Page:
Thyroid diseases are among the most common endocrine disorders encountered during pregnancy. The prevalence of hyperthyroidism (overactive thyroid) during pregnancy ranges from 0.05 to 0.2%. The most common causes of hyperthyroidism during pregnancy are Graves’ diseaseand hCG-mediated hyperthyroidism such as gestational transient hyperthyroidism, hyperemesis gravidarum (intractable nausea and vomiting), and gestational trophoblastic disease. Other causes of hyperthyroidism include toxic adenoma, subacute thyroiditis, and induced thyroxine overdose.1, 2
Poorly controlled hyperthyroidism during pregnancy has been associated with many maternal and fetal risks. The most common complication of hyperthyroidism in pregnant mothers is preeclampsia. Other reported complications include miscarriage, pre-term labor, heart failure, and stillbirth. Fetal risks include low-birth-weight infants, induced fetal hypothyroidism, and fetal thyrotoxicosis.1, 3, 4
The signs and symptoms of hyperthyroidism during normal pregnancy include heat intolerance, fatigue, anxiety, increase perspiration, tachycardia (increase heart rate), hand tremor, severe nausea and vomiting, and weight loss despite a normal or increased appetite.1 Specific findings such as goiter and exophthalmos (protruding eyes) suggest Graves' hyperthyroidism. Other manifestations such as confusion and abnormally increased metabolic rate characterize a very rare life-threatening complication known as thyroid storm which can be precipitated by labor, infection, cesarean section, or gestational trophoblastic disease.5
The diagnosis of hyperthyroidism during pregnancy is based upon clinical manifestations and laboratory findings. Values of < 0.1 mU/L of serum TSH and elevated thyroid hormone levels (serum free T4 and/or free T3 or total T4 and/or total T3) that exceed the normal range for pregnancy.5 In addition, the presence of TSH receptor antibodies is diagnostic of Graves' disease.6 Radioactive iodine is contraindicated in the diagnosis of hyperthyroidism during pregnancy because it crosses the placenta and induces fetal hypothyroidism and increased risk of thyroid carcinoma.7
Treatment options for pregnant women with overt hyperthyroidism are limited because therapy may be harmful to the fetus. However, a good fetal and maternal outcome depends upon controlling the mother's hyperthyroidism.7 Especially, aggressive treatment for thyroid storm is critical to the patient’s survival. According to the Endocrine Society and the American Thyroid Association (ATA), the goals of treatment are to provide symptomatic relief, to keep fT4 (free T4) levels in the upper third of normal (normal range of fT4 : 0.8-1.2 ng/dL for first trimester, 0.6-1.0 ng/dL for second trimester, and 0.5-0.8 ng/dL for third trimester), and to rapidly achieve and maintain euthyroidism (normal thyroid state) with the lowest effective antithyroid doses.1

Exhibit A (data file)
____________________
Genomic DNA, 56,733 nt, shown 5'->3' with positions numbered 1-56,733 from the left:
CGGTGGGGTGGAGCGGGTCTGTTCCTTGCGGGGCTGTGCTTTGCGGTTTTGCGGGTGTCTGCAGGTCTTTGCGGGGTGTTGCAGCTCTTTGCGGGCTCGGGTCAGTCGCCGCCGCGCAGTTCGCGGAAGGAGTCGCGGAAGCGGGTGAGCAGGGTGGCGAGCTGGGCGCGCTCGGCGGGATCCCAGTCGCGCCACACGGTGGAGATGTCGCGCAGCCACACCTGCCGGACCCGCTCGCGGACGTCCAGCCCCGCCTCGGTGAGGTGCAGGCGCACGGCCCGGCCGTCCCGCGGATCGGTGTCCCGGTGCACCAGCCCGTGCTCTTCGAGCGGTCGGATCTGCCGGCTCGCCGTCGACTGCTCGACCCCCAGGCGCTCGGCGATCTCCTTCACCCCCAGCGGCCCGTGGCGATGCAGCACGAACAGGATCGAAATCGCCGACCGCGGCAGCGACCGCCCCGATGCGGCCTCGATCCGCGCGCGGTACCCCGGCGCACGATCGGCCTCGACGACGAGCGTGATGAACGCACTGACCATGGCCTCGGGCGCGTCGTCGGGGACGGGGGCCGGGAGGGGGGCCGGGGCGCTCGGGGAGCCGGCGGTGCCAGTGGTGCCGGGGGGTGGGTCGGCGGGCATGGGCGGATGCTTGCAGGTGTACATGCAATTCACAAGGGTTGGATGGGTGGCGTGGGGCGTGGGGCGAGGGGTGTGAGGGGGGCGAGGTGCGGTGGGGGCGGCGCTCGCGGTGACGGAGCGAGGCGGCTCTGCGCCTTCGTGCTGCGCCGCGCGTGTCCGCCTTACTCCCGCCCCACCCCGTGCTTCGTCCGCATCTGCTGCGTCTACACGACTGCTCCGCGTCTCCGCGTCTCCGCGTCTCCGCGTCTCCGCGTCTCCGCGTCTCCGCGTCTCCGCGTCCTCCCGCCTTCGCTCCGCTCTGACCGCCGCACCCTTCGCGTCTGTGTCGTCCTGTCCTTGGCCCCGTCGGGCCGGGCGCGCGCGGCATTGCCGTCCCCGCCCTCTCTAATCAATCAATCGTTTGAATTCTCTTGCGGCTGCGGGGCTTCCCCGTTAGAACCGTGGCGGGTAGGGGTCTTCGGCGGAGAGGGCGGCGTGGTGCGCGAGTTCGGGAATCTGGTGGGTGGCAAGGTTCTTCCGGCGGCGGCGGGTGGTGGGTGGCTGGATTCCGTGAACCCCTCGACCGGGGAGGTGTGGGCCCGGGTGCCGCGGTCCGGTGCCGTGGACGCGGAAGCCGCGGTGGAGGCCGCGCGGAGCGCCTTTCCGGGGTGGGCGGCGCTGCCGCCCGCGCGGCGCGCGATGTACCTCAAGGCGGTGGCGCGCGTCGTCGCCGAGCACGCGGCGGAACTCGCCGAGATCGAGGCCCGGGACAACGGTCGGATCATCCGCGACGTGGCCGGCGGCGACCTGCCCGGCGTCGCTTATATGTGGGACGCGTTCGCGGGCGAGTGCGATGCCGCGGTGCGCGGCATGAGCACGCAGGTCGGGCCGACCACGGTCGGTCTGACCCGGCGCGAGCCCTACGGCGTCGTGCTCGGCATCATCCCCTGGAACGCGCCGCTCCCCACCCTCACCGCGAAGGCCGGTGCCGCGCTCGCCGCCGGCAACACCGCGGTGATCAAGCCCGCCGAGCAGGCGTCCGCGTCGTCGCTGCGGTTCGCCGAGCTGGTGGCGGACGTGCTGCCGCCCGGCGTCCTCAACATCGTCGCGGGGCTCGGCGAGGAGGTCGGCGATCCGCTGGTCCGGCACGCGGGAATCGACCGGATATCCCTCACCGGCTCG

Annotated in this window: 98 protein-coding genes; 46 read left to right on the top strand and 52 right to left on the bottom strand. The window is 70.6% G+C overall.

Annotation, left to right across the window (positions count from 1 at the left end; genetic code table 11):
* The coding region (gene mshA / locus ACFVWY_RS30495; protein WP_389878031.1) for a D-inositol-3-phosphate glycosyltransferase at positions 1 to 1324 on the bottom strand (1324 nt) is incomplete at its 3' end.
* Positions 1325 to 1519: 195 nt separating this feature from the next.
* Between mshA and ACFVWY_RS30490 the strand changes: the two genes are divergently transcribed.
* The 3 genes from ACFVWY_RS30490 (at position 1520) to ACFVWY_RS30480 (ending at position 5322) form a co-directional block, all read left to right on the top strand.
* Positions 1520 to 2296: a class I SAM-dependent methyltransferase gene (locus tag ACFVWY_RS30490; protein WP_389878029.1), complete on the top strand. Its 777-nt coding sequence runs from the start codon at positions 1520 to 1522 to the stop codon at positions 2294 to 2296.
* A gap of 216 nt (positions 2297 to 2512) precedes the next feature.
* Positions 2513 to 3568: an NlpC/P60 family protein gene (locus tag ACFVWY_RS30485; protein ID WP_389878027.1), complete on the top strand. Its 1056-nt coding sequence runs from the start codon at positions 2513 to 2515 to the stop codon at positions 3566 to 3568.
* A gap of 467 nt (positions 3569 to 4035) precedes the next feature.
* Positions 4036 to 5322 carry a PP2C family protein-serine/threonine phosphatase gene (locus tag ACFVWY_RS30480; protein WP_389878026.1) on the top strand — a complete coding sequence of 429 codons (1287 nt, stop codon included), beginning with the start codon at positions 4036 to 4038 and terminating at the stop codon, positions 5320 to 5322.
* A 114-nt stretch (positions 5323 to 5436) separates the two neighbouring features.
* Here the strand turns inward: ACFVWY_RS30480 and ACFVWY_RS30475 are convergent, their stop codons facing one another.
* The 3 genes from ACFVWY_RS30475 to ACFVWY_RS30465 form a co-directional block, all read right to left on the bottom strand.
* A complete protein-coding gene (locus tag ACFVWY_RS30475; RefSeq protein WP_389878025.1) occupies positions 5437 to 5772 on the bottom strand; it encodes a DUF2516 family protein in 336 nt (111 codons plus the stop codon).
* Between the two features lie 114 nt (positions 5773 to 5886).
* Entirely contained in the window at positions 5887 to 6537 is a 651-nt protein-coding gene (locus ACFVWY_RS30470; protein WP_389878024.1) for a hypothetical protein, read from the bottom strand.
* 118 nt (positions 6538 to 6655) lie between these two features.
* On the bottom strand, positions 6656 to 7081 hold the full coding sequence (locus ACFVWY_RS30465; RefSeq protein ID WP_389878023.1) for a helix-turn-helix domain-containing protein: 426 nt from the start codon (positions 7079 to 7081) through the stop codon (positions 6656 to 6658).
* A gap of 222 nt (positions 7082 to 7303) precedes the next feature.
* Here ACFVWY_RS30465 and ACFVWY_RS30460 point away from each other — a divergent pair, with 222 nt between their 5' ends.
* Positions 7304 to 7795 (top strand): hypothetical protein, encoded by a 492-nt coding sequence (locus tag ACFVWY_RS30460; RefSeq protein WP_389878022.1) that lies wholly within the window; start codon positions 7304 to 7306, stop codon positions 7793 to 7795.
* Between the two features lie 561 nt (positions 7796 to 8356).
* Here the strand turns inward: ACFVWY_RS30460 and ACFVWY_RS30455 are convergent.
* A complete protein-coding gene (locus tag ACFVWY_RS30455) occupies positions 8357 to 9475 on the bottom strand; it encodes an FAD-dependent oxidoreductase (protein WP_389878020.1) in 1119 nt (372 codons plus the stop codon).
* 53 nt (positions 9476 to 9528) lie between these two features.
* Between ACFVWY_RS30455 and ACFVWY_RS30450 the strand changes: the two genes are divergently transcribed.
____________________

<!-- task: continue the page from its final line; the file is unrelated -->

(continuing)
Symptomatic women and/or moderate to severe overt hyperthyroid women, which are due to thyroid storm, Graves’ disease, toxic adenoma, toxic multinodular goiter, or gestational trophoblastic disease, all require therapy treatment. However, asymptomatic mothers with subclinical and/or mild hyperthyroidism such as hCG-mediated hyperthyroidism may be followed with no treatment. These women may need their TSH and free T4 measured every four to six weeks.7
The recommended treatment for hyperthyroidism in the first trimester of pregnancy is propylthiouracil (PTU) ≤ 50 mg twice daily, then switching to ≤ 5 to 10 mg daily of methimazole at the start of second trimester. Higher doses can result in fetal goiter and hypothyroidism. This requires assessment of free T4 (and/or total T4) frequently with appropriate adjustment of medication.7
The Endocrine Society and ATA suggest that radioiodine therapy is absolutely contraindicated in pregnant women with hyperthyroidism. They also do not recommend nonradioactive iodine for long-term use because chronic use can cause fetal goiter. However, they do suggest thyroidectomy in hyperthyroid women during pregnancy when thioamides (thyroid drugs) are not tolerated due to allergy or blood disorders such as agranulocytosis. Such women should be treated with a short course (7 to 10 days) of beta blockers and iodine in preparation for thyroidectomy.7 Beta blockers can be used for symptomatic relief in severe cases but only short period of few weeks. However, used for prolonged periods of time, it can cause intrauterine growth restriction and hypoglycemia.1
Lylla Ngo, M.D
Thomas Hale, Ph.D
1. DeCherney A, Nathan L, Laufer N, Roman A. Current diagnosis & treatment : obstetrics & gynecology. 11th ed. ed. New York: McGraw-Hill/Medical; 2013.
2. Ross D. Overview of thyroid disease in pregnancy. UpToDate; 2014.
3. Luewan S, Chakkabut P, Tongsong T. Outcomes of pregnancy complicated with hyperthyroidism: a cohort study. Arch Gynecol Obstet. Feb 2011;283(2):243-247.
4. Refetoff S, Weiss R, Grasberger H. Resistance of thyrotropin and thyrotropin releasing hormone. UpToDate; 2014.
5. Ross D. Hyperthyroidism during pregnancy: Clinical manifestations, diagnosis, and causes. UpToDate; 2012.
6. Davies T. Pathogenesis of Grave's disease. UpToDate; 2013.
7. Ross D. Hyperthyroidism during pregnancy: Treatment. UpToDate; 2014.